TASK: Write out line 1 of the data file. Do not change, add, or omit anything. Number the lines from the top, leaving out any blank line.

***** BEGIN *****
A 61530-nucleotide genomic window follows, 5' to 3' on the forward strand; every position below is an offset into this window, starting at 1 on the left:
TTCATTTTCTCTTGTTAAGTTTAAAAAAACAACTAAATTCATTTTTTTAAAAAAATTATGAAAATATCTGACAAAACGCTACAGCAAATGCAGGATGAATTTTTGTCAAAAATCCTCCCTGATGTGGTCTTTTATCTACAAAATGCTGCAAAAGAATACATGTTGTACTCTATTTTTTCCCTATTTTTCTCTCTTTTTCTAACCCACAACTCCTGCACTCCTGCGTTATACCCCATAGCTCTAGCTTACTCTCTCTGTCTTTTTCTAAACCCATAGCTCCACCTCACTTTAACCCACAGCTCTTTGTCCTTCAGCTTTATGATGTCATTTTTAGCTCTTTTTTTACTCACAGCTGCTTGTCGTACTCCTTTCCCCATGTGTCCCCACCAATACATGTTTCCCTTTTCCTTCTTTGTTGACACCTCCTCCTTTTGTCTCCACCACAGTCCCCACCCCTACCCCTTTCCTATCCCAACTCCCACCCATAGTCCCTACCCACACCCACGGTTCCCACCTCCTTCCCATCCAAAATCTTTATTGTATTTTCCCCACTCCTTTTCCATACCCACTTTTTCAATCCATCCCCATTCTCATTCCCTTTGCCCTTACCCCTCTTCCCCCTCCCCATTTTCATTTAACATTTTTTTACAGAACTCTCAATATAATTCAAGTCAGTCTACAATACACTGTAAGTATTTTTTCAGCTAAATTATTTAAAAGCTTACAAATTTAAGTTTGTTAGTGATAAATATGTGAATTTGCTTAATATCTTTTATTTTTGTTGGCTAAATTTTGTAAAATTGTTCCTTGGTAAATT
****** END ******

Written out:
A 61530-nucleotide genomic window follows, 5' to 3' on the forward strand; every position below is an offset into this window, starting at 1 on the left: